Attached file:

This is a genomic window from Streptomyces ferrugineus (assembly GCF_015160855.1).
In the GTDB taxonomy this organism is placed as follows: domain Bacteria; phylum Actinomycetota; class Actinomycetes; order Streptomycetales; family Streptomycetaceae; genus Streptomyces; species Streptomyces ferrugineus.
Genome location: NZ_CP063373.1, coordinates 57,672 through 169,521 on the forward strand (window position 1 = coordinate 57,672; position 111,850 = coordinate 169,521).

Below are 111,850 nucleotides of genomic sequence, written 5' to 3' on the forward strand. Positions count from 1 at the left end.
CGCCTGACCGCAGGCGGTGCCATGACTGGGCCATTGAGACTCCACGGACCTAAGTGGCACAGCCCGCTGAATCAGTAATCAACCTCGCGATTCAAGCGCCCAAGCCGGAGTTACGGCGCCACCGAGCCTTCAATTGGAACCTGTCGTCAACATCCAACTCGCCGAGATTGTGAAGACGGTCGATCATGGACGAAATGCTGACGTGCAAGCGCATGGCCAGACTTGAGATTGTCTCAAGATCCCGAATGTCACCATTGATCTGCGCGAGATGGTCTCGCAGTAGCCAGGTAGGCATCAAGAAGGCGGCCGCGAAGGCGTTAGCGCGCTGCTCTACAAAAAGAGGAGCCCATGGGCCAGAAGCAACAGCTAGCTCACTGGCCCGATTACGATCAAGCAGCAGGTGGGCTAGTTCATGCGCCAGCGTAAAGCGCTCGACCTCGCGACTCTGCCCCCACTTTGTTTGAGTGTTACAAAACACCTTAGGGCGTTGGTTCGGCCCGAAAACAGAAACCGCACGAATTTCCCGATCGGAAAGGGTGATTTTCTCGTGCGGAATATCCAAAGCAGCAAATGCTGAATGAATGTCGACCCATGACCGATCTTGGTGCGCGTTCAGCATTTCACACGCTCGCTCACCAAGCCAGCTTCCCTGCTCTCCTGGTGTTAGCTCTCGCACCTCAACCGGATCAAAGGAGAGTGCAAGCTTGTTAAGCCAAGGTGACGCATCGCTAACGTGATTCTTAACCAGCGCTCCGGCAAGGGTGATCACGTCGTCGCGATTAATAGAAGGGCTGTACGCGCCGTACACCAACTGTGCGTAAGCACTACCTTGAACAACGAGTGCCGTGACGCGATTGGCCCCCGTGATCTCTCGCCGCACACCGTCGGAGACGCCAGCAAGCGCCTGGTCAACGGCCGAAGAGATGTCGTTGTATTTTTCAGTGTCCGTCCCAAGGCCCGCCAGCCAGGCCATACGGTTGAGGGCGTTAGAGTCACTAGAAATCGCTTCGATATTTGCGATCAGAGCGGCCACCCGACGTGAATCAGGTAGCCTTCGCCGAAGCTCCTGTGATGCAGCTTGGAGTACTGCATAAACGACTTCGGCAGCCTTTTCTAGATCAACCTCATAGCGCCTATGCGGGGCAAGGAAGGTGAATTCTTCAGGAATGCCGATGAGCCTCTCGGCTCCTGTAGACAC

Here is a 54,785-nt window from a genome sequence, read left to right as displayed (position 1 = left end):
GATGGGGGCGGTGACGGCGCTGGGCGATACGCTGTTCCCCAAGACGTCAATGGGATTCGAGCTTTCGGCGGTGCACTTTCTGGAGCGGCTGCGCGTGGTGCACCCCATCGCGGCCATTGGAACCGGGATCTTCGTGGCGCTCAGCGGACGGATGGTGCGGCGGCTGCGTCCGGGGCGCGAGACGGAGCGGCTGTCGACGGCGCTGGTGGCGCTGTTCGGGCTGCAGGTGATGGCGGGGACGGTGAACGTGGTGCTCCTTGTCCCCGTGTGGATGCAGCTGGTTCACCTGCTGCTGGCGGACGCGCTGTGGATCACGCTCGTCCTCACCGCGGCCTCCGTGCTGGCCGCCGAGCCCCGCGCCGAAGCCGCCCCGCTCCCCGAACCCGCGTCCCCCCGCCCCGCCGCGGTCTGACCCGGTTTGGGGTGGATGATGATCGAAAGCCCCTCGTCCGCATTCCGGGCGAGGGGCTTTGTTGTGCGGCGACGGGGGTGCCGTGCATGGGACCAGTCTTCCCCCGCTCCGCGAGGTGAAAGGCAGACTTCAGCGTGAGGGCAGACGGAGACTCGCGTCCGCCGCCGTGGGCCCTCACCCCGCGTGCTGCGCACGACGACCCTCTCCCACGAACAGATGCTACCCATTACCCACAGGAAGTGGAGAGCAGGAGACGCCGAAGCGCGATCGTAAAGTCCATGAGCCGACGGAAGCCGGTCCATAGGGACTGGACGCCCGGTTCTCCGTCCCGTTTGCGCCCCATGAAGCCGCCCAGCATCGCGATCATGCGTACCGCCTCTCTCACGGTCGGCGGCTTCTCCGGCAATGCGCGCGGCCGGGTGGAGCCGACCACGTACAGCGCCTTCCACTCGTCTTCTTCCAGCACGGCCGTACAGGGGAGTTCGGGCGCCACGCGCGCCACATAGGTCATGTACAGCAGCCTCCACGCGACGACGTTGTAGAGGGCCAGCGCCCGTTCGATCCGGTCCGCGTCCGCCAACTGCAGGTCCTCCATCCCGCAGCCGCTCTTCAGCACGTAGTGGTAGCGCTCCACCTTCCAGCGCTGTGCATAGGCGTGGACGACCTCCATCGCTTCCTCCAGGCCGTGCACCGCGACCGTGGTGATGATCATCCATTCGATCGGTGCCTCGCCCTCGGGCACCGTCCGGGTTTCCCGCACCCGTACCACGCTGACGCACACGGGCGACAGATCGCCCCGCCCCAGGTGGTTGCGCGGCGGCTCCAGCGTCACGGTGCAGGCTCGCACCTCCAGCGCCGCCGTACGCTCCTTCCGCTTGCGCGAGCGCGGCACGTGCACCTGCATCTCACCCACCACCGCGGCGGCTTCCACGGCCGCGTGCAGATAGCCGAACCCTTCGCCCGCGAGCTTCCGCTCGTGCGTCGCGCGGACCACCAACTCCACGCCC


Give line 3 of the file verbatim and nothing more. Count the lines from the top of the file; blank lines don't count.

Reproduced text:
Genome location: NZ_CP063373.1, coordinates 57,672 through 169,521 on the forward strand (window position 1 = coordinate 57,672; position 111,850 = coordinate 169,521).